The Health Inequities and Global Health (HIGH) Branch is the NHLBI’s main source for guidance pertaining to domestic and global health inequities implementation research. This includes identifying research gaps and needs as well as research opportunities to address them. The HIGH Branch also serves as the NHLBI focal point for advice and guidance on global health research and the study of implementation strategies for proven-effective interventions around the world. The HIGH branch develops strategy positions related to the determinants of health inequities and global health, and provides leadership and coordination for bilateral programs with selected countries in support of global health initiatives. The Branch also represents the NHLBI to other governments, federal agencies and departments, other NIH Institutes and Centers, international organizations, and other stakeholders on global health and health inequities issues related to heart, lung, blood, and sleep disorders.
Areas of high priority include, but are not limited to:
Our vision is to support research to reduce the global burden of heart, lung, blood, and sleep disorders through coordination, collaboration, and communication with a diverse range of international stakeholders.
Our mission is to create sustainable international partnerships, support programs that address global gaps in research and research training that drive improvements in heart, lung, blood, and sleep research.
This program supports research focused on generating new, generalizable knowledge regarding optimal implementation of proven-effective, evidence-based interventions, strategies, and guidelines that can reduce the domestic and global burden of heart, lung, blood, and sleep disorders. Areas of interest include research focused on how innovations can be introduced and scaled up for widespread use across complex settings in low- and middle-income countries; strategies to identify components of health systems that allow for embedding and sustaining effective evidence-based care in communities and clinical settings in low- and middle-income countries and small-island developing states with limited research capacity; studies that leverage the global infrastructure for HIV and other communicable disease care to build on and advance the prevention, treatment, and control of heart, lung, blood, and sleep disorders in people living with HIV; research on sustainably adopting, adapting, and scaling up proven-effective heart, lung, blood, or sleep disorder interventions in low-resource settings; and research advancing our understanding of the U.S. health disadvantages in comparison with other high-income countries.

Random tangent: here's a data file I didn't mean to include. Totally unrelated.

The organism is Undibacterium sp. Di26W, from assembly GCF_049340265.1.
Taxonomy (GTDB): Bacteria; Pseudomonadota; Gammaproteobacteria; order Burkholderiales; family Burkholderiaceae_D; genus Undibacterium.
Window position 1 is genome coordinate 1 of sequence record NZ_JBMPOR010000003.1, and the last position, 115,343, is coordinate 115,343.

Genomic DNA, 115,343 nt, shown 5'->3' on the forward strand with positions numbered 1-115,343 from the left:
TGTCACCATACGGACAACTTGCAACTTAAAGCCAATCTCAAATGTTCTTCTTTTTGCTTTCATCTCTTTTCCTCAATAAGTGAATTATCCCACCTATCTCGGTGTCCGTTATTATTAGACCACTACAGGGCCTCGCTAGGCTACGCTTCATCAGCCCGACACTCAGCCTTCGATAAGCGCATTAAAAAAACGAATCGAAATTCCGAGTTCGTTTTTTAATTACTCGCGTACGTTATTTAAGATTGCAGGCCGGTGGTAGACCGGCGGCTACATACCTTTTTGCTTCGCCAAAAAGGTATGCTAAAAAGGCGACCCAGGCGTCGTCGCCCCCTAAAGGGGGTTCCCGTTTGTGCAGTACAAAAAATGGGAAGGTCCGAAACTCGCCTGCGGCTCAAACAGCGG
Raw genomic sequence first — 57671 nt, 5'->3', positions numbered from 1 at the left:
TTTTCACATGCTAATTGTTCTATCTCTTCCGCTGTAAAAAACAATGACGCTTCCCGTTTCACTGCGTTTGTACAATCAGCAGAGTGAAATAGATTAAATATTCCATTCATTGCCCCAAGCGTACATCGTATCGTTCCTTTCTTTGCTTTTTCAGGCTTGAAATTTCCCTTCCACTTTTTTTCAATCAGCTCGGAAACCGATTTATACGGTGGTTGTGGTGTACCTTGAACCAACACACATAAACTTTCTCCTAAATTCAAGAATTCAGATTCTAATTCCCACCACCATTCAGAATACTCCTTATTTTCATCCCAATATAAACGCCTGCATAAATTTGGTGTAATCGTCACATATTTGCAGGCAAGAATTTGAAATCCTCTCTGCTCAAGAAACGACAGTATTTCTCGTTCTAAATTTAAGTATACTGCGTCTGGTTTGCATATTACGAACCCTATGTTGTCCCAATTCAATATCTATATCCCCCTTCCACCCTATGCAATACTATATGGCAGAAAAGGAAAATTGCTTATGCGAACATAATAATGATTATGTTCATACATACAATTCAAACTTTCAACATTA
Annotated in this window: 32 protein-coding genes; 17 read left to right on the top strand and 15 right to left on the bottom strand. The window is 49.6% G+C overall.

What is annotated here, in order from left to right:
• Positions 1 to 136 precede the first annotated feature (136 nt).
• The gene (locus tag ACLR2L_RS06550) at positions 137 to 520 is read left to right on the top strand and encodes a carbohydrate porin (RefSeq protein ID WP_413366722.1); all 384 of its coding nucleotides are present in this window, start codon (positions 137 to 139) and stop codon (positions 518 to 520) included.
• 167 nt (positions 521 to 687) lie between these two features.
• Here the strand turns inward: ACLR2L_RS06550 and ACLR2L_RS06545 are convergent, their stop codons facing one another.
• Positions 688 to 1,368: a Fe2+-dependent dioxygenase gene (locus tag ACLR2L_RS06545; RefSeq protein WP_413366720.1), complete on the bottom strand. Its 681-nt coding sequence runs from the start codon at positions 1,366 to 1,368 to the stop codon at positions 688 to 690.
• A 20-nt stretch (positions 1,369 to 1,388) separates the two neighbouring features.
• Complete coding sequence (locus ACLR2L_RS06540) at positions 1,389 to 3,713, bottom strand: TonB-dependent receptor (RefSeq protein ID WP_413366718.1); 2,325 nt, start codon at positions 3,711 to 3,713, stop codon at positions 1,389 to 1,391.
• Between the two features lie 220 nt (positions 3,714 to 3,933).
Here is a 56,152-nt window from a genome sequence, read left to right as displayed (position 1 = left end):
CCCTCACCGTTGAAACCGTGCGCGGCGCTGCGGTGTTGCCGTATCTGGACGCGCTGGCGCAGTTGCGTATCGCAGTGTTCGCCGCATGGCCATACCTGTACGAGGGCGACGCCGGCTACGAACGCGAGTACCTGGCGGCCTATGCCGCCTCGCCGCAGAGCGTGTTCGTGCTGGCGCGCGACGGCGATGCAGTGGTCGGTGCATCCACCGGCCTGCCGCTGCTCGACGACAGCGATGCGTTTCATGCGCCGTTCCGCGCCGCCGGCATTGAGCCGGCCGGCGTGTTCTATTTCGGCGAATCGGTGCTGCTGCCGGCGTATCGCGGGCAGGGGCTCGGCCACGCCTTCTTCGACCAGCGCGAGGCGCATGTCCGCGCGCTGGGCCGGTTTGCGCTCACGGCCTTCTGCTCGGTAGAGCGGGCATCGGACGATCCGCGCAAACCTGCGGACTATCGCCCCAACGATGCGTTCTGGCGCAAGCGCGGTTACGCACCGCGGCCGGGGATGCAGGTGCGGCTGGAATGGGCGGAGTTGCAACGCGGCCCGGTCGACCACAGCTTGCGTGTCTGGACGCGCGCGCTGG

This research program supports research aimed at reducing and eliminating disparities in heart, lung, blood, and sleep disorders; achieving health equity; and improving population health for all. Areas of interest include research focused on identifying effective ways to optimize the use of evidence-based interventions, treatments, and services in diverse populations (e.g., racial and ethnic groups, those with comorbid conditions, all age groups) and settings (e.g., across geographic locations and within diverse socioeconomic settings). Other research interests address the development, implementation, and dissemination of community-based, multilevel interventions as approaches to reducing heart, lung, blood, and sleep health disparities; as well as the adaptation, adoption, and scale-up of evidence-based interventions, strategies, and approaches.
This program supports research training and career development activities that help build the next generation of research investigators and clinical scientists who are well-equipped to implement effective evidence-based interventions to reduce health inequities—and who can themselves add to the evidence base for effective dissemination and implementation research on heart, lung, blood, and sleep disorders.
This program supports research training and career development, research mentoring, and research capacity-building and infrastructure development to develop a multidisciplinary heart, lung, blood, and sleep research workforce in low- and middle-income countries and small-island developing states capable of conducting effective global heart, lung, blood, and sleep implementation research.